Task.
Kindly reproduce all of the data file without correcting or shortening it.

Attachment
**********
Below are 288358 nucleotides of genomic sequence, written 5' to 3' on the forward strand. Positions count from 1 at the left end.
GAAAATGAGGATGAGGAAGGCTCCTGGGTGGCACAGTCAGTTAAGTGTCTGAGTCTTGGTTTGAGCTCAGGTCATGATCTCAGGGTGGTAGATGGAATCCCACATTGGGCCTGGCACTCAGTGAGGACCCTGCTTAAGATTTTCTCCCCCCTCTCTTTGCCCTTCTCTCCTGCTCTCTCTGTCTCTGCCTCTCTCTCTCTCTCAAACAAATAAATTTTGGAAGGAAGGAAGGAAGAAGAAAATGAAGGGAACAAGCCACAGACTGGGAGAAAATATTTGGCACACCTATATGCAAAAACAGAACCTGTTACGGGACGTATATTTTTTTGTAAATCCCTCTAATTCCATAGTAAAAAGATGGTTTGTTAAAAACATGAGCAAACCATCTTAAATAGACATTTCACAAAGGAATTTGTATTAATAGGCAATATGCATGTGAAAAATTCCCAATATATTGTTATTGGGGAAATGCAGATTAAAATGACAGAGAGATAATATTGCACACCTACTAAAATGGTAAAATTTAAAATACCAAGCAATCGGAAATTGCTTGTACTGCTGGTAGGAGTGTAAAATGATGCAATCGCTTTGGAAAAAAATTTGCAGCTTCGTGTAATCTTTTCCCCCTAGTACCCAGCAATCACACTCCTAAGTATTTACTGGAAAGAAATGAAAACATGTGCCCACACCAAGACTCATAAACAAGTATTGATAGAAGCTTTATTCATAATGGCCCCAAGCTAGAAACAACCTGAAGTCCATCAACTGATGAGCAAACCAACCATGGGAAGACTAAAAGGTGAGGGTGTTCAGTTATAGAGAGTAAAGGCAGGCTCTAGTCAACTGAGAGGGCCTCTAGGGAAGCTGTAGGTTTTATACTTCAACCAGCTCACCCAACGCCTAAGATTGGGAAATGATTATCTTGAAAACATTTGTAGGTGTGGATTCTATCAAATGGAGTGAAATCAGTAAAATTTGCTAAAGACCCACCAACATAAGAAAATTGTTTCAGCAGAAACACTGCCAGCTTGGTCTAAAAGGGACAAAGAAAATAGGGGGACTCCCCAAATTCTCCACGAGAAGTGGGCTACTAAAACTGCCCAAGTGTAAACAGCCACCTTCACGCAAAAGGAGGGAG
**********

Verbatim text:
Below are 288358 nucleotides of genomic sequence, written 5' to 3' on the forward strand. Positions count from 1 at the left end.
GAAAATGAGGATGAGGAAGGCTCCTGGGTGGCACAGTCAGTTAAGTGTCTGAGTCTTGGTTTGAGCTCAGGTCATGATCTCAGGGTGGTAGATGGAATCCCACATTGGGCCTGGCACTCAGTGAGGACCCTGCTTAAGATTTTCTCCCCCCTCTCTTTGCCCTTCTCTCCTGCTCTCTCTGTCTCTGCCTCTCTCTCTCTCTCAAACAAATAAATTTTGGAAGGAAGGAAGGAAGAAGAAAATGAAGGGAACAAGCCACAGACTGGGAGAAAATATTTGGCACACCTATATGCAAAAACAGAACCTGTTACGGGACGTATATTTTTTTGTAAATCCCTCTAATTCCATAGTAAAAAGATGGTTTGTTAAAAACATGAGCAAACCATCTTAAATAGACATTTCACAAAGGAATTTGTATTAATAGGCAATATGCATGTGAAAAATTCCCAATATATTGTTATTGGGGAAATGCAGATTAAAATGACAGAGAGATAATATTGCACACCTACTAAAATGGTAAAATTTAAAATACCAAGCAATCGGAAATTGCTTGTACTGCTGGTAGGAGTGTAAAATGATGCAATCGCTTTGGAAAAAAATTTGCAGCTTCGTGTAATCTTTTCCCCCTAGTACCCAGCAATCACACTCCTAAGTATTTACTGGAAAGAAATGAAAACATGTGCCCACACCAAGACTCATAAACAAGTATTGATAGAAGCTTTATTCATAATGGCCCCAAGCTAGAAACAACCTGAAGTCCATCAACTGATGAGCAAACCAACCATGGGAAGACTAAAAGGTGAGGGTGTTCAGTTATAGAGAGTAAAGGCAGGCTCTAGTCAACTGAGAGGGCCTCTAGGGAAGCTGTAGGTTTTATACTTCAACCAGCTCACCCAACGCCTAAGATTGGGAAATGATTATCTTGAAAACATTTGTAGGTGTGGATTCTATCAAATGGAGTGAAATCAGTAAAATTTGCTAAAGACCCACCAACATAAGAAAATTGTTTCAGCAGAAACACTGCCAGCTTGGTCTAAAAGGGACAAAGAAAATAGGGGGACTCCCCAAATTCTCCACGAGAAGTGGGCTACTAAAACTGCCCAAGTGTAAACAGCCACCTTCACGCAAAAGGAGGGAG